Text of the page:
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Kale and Dark Leafy Greens Your Family Will Love

We’ve all heard we should add more dark leafy greens to our diets. But the word that is often left out of that sentence is “dark”.

The leafy greens that are most consumed – lettuce – unfortunately, are the lowest in nutrients. But greens like kale, collards, mustard greens and swiss chard are packed full of important nutrients like:

  • anti-oxidants that help your eyes, immune system and skin
  • minerals, like potassium, that are important for your bones and your nerves
  • compounds to help support your liver
  • and kale is rich in folate which is essential for healthy hormones and brain chemistry.

Here are 4 simple ideas to get you started on incorporating these power-house foods into your life. Please share your ideas in the comment section below.

The Secret to Tender Greens

Kale and collard leaves have a stem that is pretty tough so you’ll want to “de-bone” them. Use a sharp knife to cut out the center stem out before cooking. I usually fold the leaf in half so the stem is exposed then just make one slice to remove the stem.

Be sure to wash greens thoroughly in a sink of cold water first – not only does it remove dirt and grit but it rehydrates limp leaves.


  1. Green drinks can be a great way to increase the nutrient level of your diet. However, if you have a thyroid condition you may want to limit the amount of raw kale you consume. Here’s a simple Green Drink:

    6-8 kale leaves
    1 English cucumber (or 2 Persian cucumbers)
    2 apples
    4 stalks celery
    1/2 lemon (with zest removed)


  2. (Sweetish) Saute:  Dice half a sweet onion ad saute in olive oil until translucent. Wash, de-bone and roughly chop a bunch of kale. Add the kale to the onions and stir to coat in oil. Add 2 tsp balsamic vinegar and cook for 5 minutes covered. When kale is soft add 1/4 of pine nuts and 1/4 of currants. Cook for another couple minutes. Yum!


  3. Savory Saute:  Wash, de-bone and chop a bunch of collard greens or mustard greens.  Cook a few slices of grass-fed pork bacon in a stock pot and set bacon aside. Retain a tablespoon of bacon fat in the pot and add a couple cloves of minced garlic. Saute till fragrant, then add the chopped greens and stir to coat the leaves. Add a tablespoon of water or broth and cover the pot. When greens are soft add the chopped bacon. Optional – sprinkle with crumbled feta cheese.
  4. Simple Swiss Chard – wash thoroughly and don’t remove stems. Just cut the lower stems into small, 1/2″ thick slices. roughly chop the rest. Steam for about 8 minutes. Sprinkle with salt. Enjoy!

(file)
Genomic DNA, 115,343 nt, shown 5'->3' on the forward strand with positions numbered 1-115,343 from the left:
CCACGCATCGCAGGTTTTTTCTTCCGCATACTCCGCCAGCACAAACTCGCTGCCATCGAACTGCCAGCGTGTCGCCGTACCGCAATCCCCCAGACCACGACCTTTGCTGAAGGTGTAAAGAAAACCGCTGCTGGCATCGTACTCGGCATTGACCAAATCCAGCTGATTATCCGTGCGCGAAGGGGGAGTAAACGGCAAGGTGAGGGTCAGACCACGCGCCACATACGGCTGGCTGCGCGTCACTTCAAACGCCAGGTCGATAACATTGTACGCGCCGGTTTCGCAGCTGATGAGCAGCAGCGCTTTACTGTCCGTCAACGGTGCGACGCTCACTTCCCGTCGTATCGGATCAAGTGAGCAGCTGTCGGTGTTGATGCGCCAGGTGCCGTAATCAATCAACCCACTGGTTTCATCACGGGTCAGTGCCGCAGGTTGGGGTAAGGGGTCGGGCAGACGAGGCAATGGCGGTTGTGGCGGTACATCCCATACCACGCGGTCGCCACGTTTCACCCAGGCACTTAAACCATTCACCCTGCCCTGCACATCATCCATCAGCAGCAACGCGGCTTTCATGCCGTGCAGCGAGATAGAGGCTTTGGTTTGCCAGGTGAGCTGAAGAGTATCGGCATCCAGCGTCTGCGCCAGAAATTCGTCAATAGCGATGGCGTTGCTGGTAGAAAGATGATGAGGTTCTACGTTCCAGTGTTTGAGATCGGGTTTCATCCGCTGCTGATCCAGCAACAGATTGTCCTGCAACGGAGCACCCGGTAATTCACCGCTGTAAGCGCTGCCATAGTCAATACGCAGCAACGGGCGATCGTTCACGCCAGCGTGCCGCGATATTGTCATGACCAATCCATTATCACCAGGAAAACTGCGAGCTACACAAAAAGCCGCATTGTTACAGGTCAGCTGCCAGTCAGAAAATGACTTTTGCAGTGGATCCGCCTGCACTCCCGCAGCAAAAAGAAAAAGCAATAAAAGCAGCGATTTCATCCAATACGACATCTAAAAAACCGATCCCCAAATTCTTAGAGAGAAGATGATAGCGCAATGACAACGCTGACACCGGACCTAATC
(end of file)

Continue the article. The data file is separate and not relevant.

Would love to hear how you get dark leafy greens in your diet. Share your comments below!


When you need natural solutions, click here to find out how Functional Nutrition can help you. Take our Nutritional Profile Quiz and get your results immediately.


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Dr. Marina Rose helps both men and  women with nutritional and hormones imbalances in and around the city of Sunnyvale, CA by addressing the underlying cause.





  • LRFontaine

    Reply Reply August 13, 2013

    Soup! I have found that vegetables are easier for me to consume in soup or stew. See recipe below:
    Toscana Soup
    12 links chicken Italian sausage (mild or spicy)
    1 Tbls Vegetable or Olive oil
    3/4 cup diced onion
    1-1/4 teas minced garlic
    3 cups chicken broth & 1 cup water (or 2 & 2)
    2 potatoes, halved & sliced
    2 cups Kale
    1/3 cup cream or milk (you can leave out if dairy sensitive)
    Preheat oven 300*
    Bake sausage on baking sheet 25-30 min until no pink in center
    Heat oil in saucepan (medium heat) and saute onion until translucent
    Add garlic; saute 1 more minute
    Stir in broth, water and potatoes; Simmer 15 min
    Reduce heat to low and sausage (sliced), kale and cream; simmer until heated through.

    • Marina Rose

      Reply Reply August 13, 2013

      Yum! Thanks for sharing. I’m looking forward to trying this one.

  • Kevin

    Reply Reply August 13, 2013

    How do I get leafy greens into my diet? I cook them and eat them!

    • Marina Rose

      Reply Reply August 13, 2013

      Cool! Simple is good 🙂

  • Fred

    Reply Reply August 13, 2013

    Do spinach and dandelion greens qualify as ‘dark leafy greens’?

    • Marina Rose

      Reply Reply August 13, 2013

      Yes, they sure do. Dandelion greens are especially good for your heart, gallbladder and liver. I put small amounts in salads or in tomato sauce. What do you do with them?

  • Silke

    Reply Reply August 28, 2013

    I steam Kale in veggie broth, makes it taste delicious.
    My new favorite for broccoli: cut, wash and put in ziplock bag with Olive oil and spices to your liking (don’t use too little or too much oil, less is more as the veggies can get too soggy if you overdo the oil). Shake them up until the mix of oil and spices is mixed in with the broccoli.
    Take them out of the ziplock bag and put on baking sheet.
    In preheated 375 oven bake for about 20min.
    The broccoli will be flavorful and crunchy, great substitute for my favorite vice (potato chips…).
    Great snack or meal.
    Even my husband who doesn’t really like broccoli LOVES it this way!:)

    • Marina Rose

      Reply Reply August 28, 2013

      Yum, that broccoli sounds great. I love recipes with only 3 ingredients 🙂 The “less is more” idea is a good tip.

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